Prism is a refractive element that rotates the image of an object. The cross-section of a prism is triangular and the rotation of the image is away from the base (or toward the apex).
Any lens with a prescription power has some degree of prism built into it, so we could say that, technically, any pair of prescription glasses are "prism glasses." The prescribing doctor is responsible for managing the prism so that the glasses not only provide the desired clarity, but are comfortable as well. Usually this is very straightforward and is taken care of when prescription lenses are made specifically for you. (Over the counter "readers" cannot make this personal compensation and can cause problems when used for sustained near tasks.).
There are various reasons that a doctor may choose to manipulate the prism as a separate part of the prescription. Remember that the prism rotates the image away from the base of the prism so the doctor must specify the direction of the base as well as the amount of prism. The prism may be specified for one eye or for both eyes. Sometimes doctors may label this specified prism as "compensatory" or "therapeutic," but there is no generally accepted criteria to distinguish these terms.
Although prescribing prism can be very helpful, prisms are not without their difficulties. The basic description of what a prism is may seem very straightforward, but there are a number of "side effects" which may diminish the benefits especially for larger amounts of prism. For one thing, the effect of the prism is not uniform across the field of vision and this can create various distortions.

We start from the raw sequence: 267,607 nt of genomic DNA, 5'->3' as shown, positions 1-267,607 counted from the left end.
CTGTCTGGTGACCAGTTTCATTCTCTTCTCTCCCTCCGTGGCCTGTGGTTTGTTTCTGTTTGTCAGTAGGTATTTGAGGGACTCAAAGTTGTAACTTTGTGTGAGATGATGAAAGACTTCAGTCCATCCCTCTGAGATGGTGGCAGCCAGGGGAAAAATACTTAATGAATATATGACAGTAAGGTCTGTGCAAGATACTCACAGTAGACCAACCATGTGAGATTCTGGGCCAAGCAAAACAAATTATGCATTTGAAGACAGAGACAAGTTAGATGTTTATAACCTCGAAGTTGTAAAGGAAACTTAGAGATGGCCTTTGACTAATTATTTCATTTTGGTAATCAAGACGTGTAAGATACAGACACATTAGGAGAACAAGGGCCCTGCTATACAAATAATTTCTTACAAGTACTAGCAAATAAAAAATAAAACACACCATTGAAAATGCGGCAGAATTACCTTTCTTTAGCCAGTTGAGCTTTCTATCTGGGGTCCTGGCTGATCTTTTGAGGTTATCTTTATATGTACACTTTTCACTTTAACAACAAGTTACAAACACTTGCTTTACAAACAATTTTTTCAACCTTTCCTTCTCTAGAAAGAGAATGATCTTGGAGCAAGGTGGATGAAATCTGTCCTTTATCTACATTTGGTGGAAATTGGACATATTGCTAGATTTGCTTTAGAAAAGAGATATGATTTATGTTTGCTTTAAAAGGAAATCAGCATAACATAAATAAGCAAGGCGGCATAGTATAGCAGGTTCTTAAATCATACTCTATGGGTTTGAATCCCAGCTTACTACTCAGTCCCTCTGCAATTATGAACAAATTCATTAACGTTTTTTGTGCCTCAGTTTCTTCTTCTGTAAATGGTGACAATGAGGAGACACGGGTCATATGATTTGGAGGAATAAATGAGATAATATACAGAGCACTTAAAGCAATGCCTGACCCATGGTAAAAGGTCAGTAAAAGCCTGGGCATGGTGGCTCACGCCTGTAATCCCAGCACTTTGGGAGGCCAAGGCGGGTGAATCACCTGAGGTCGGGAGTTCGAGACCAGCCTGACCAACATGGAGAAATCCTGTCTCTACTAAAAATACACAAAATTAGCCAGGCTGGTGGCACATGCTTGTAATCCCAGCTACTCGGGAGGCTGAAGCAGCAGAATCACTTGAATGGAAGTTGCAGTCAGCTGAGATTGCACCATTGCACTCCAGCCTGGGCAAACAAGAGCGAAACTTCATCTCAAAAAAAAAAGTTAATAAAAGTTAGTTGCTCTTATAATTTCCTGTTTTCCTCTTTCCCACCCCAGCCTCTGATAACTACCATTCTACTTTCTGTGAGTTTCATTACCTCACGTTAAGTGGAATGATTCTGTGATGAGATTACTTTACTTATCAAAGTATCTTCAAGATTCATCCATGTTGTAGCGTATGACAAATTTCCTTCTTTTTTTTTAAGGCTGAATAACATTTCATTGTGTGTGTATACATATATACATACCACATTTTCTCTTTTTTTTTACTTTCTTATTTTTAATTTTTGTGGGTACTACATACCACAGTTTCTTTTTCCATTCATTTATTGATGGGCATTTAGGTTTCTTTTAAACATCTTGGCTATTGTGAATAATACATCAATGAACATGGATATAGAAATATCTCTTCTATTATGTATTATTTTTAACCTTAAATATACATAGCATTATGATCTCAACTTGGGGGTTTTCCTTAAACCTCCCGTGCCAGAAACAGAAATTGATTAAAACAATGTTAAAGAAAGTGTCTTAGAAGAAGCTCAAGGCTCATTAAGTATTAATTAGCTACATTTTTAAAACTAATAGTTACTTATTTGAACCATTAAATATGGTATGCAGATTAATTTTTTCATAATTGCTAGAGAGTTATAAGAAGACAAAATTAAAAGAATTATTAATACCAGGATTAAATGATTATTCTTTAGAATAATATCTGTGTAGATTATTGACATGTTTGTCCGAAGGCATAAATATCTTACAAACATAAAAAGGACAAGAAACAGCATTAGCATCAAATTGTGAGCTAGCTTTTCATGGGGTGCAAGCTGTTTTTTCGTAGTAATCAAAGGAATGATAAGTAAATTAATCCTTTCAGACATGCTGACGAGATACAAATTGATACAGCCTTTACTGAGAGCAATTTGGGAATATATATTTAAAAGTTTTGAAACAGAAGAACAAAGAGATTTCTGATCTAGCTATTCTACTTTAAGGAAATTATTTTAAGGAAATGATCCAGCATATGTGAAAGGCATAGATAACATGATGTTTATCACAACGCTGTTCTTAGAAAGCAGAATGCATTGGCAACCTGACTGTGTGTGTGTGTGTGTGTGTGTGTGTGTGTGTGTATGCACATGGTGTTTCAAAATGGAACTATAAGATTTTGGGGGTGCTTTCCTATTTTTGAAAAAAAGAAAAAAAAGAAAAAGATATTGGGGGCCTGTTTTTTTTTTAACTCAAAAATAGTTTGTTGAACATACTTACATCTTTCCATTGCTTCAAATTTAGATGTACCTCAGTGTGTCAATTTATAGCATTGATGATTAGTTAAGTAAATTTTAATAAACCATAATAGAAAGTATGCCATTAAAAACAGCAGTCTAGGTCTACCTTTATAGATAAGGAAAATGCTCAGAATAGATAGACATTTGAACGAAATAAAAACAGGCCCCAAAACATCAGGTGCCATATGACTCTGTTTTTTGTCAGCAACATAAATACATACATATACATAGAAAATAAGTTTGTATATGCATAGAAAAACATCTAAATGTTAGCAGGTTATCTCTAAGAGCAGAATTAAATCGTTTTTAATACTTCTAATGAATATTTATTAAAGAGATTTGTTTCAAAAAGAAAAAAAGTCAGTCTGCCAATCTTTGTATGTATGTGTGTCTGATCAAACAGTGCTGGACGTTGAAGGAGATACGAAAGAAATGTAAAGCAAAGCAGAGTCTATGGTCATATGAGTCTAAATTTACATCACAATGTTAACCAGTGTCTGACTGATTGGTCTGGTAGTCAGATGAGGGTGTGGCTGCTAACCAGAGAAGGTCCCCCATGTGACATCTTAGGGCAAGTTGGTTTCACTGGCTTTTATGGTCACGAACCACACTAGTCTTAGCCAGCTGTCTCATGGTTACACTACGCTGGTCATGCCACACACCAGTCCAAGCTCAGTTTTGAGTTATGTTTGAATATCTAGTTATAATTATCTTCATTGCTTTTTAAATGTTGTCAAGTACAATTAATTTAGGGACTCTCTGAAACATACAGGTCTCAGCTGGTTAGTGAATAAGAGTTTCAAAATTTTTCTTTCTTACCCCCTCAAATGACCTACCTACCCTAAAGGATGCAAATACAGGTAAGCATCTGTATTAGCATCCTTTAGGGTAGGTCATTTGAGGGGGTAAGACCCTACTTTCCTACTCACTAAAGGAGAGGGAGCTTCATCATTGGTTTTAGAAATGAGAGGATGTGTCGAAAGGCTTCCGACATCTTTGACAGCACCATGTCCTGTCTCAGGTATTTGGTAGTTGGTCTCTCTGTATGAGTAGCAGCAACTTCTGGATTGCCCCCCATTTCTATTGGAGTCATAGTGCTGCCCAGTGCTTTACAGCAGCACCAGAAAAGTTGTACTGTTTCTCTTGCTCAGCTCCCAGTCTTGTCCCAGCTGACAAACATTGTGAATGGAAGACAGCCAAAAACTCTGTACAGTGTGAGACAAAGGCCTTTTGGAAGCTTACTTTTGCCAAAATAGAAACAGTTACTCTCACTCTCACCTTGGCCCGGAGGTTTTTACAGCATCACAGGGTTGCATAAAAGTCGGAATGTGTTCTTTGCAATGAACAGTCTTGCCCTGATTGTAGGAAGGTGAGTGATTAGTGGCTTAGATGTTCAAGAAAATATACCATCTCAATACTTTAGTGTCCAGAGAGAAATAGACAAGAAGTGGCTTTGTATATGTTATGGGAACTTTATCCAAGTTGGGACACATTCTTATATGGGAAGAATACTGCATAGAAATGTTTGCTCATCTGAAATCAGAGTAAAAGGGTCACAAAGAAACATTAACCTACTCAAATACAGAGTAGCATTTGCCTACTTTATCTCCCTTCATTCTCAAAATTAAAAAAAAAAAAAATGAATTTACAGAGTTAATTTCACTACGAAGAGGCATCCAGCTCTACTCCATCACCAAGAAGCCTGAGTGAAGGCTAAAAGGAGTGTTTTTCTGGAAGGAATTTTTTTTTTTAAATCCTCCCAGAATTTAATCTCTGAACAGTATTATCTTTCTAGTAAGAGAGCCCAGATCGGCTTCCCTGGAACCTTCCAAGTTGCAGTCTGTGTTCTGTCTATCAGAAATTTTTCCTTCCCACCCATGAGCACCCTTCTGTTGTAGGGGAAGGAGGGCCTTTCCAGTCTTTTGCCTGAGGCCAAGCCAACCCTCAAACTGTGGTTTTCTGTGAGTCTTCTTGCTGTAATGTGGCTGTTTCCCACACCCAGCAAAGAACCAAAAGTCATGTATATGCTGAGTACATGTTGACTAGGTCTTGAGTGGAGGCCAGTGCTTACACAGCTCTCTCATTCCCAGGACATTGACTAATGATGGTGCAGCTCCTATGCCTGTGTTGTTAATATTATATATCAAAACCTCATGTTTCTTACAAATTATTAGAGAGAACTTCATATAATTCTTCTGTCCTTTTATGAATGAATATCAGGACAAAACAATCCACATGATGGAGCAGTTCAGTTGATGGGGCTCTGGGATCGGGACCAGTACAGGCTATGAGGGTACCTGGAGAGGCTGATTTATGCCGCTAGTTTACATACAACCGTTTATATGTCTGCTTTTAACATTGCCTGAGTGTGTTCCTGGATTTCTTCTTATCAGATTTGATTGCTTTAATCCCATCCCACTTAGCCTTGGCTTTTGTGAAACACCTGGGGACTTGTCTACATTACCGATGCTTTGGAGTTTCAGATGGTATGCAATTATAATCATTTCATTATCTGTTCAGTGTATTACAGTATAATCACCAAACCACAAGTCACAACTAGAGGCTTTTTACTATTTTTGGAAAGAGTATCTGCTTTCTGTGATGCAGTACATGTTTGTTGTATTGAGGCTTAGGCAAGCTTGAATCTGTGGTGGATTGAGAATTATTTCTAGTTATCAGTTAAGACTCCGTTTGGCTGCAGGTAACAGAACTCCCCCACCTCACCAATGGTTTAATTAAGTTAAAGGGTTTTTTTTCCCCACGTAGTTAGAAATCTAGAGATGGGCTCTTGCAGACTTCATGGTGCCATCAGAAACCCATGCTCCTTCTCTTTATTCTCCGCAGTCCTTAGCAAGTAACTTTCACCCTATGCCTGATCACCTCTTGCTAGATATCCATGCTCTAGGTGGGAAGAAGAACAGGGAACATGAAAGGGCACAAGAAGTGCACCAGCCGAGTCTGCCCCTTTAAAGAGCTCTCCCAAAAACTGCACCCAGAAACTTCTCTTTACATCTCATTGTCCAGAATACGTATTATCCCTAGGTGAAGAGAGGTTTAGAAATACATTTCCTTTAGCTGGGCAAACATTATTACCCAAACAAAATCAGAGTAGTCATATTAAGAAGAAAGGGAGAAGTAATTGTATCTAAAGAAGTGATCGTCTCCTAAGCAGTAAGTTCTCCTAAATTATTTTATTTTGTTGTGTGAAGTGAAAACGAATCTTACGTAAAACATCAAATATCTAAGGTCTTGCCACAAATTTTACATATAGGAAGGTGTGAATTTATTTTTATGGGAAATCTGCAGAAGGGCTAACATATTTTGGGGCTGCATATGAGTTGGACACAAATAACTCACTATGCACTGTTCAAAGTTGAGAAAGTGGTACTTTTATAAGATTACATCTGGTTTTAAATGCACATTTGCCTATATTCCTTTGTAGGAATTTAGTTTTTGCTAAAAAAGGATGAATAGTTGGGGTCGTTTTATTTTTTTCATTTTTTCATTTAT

Optical transformations provided by lenses are an important part of vision therapy. There are several procedures that can make use of prisms of various kinds and these are often mounted in glasses frames. These prism glasses may shift the visual environment and require the person to adapt to the visual change through visually directed motor activities. Another pair of prism glasses using a different arrangement of prisms may help a person see how they are aligned or not aligned on a particular task or how consistently the two eyes continue to work together. Prisms used in these ways for visual training/vision therapy are not typically worn as an habitual prescription, they are instead used only during therapy activities under supervision of their optometrist and/or vision therapist.
When people suffer a loss of part of the visual field due to some trauma or disease, prisms are sometimes used to help them be more aware of the missing part of the field. These may be a fairly simple design that moves the whole field slightly to increase awareness, or it may be a very specialized type of "sighting" prism that covers only part of the field. This can allow the person to monitor the blind field for obstructions or oncoming objects quickly without turning the head or eyes and losing track of straight ahead.